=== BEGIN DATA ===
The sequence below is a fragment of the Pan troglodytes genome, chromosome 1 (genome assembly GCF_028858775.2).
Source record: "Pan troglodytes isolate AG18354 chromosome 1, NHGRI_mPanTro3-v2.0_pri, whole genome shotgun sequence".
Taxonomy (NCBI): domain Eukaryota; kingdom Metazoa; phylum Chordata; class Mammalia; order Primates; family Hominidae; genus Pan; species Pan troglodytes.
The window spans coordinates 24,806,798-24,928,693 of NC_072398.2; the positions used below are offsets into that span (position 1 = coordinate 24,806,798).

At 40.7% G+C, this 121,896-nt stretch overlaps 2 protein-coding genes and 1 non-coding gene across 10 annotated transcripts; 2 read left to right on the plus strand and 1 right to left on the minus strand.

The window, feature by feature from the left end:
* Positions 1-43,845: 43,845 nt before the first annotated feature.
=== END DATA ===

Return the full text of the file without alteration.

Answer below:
The sequence below is a fragment of the Pan troglodytes genome, chromosome 1 (genome assembly GCF_028858775.2).
Source record: "Pan troglodytes isolate AG18354 chromosome 1, NHGRI_mPanTro3-v2.0_pri, whole genome shotgun sequence".
Taxonomy (NCBI): domain Eukaryota; kingdom Metazoa; phylum Chordata; class Mammalia; order Primates; family Hominidae; genus Pan; species Pan troglodytes.
The window spans coordinates 24,806,798-24,928,693 of NC_072398.2; the positions used below are offsets into that span (position 1 = coordinate 24,806,798).

At 40.7% G+C, this 121,896-nt stretch overlaps 2 protein-coding genes and 1 non-coding gene across 10 annotated transcripts; 2 read left to right on the plus strand and 1 right to left on the minus strand.

The window, feature by feature from the left end:
* Positions 1-43,845: 43,845 nt before the first annotated feature.